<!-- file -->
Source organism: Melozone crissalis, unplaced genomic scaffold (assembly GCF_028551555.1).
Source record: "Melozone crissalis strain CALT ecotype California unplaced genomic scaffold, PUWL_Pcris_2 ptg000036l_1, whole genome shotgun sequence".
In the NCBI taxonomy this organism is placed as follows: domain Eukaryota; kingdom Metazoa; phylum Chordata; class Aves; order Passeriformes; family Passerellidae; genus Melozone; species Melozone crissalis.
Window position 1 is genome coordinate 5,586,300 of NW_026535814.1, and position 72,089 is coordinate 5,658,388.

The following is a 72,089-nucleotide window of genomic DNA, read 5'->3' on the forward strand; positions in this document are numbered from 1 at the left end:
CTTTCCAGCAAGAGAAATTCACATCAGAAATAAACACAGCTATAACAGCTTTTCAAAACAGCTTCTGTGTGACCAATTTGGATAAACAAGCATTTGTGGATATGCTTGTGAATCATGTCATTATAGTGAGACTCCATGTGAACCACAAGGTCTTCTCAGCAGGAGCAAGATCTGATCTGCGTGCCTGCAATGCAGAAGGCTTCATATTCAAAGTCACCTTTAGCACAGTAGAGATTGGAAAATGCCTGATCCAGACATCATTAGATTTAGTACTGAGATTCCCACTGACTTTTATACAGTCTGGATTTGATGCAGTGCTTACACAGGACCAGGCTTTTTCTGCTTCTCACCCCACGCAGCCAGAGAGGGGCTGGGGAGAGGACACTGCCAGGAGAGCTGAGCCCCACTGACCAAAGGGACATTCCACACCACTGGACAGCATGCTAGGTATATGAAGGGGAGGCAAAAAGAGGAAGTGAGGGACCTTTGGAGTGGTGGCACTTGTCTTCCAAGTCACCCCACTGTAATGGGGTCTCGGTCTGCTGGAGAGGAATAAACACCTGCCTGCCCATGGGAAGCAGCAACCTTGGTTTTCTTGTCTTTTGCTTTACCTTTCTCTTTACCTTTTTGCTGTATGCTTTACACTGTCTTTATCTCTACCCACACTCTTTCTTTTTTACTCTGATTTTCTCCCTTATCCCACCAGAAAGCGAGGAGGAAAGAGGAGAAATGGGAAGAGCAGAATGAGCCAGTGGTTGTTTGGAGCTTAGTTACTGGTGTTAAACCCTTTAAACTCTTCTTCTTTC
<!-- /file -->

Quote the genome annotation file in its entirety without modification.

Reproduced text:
Source organism: Melozone crissalis, unplaced genomic scaffold (assembly GCF_028551555.1).
Source record: "Melozone crissalis strain CALT ecotype California unplaced genomic scaffold, PUWL_Pcris_2 ptg000036l_1, whole genome shotgun sequence".
In the NCBI taxonomy this organism is placed as follows: domain Eukaryota; kingdom Metazoa; phylum Chordata; class Aves; order Passeriformes; family Passerellidae; genus Melozone; species Melozone crissalis.
Window position 1 is genome coordinate 5,586,300 of NW_026535814.1, and position 72,089 is coordinate 5,658,388.

The following is a 72,089-nucleotide window of genomic DNA, read 5'->3' on the forward strand; positions in this document are numbered from 1 at the left end:
CTTTCCAGCAAGAGAAATTCACATCAGAAATAAACACAGCTATAACAGCTTTTCAAAACAGCTTCTGTGTGACCAATTTGGATAAACAAGCATTTGTGGATATGCTTGTGAATCATGTCATTATAGTGAGACTCCATGTGAACCACAAGGTCTTCTCAGCAGGAGCAAGATCTGATCTGCGTGCCTGCAATGCAGAAGGCTTCATATTCAAAGTCACCTTTAGCACAGTAGAGATTGGAAAATGCCTGATCCAGACATCATTAGATTTAGTACTGAGATTCCCACTGACTTTTATACAGTCTGGATTTGATGCAGTGCTTACACAGGACCAGGCTTTTTCTGCTTCTCACCCCACGCAGCCAGAGAGGGGCTGGGGAGAGGACACTGCCAGGAGAGCTGAGCCCCACTGACCAAAGGGACATTCCACACCACTGGACAGCATGCTAGGTATATGAAGGGGAGGCAAAAAGAGGAAGTGAGGGACCTTTGGAGTGGTGGCACTTGTCTTCCAAGTCACCCCACTGTAATGGGGTCTCGGTCTGCTGGAGAGGAATAAACACCTGCCTGCCCATGGGAAGCAGCAACCTTGGTTTTCTTGTCTTTTGCTTTACCTTTCTCTTTACCTTTTTGCTGTATGCTTTACACTGTCTTTATCTCTACCCACACTCTTTCTTTTTTACTCTGATTTTCTCCCTTATCCCACCAGAAAGCGAGGAGGAAAGAGGAGAAATGGGAAGAGCAGAATGAGCCAGTGGTTGTTTGGAGCTTAGTTACTGGTGTTAAACCCTTTAAACTCTTCTTCTTTC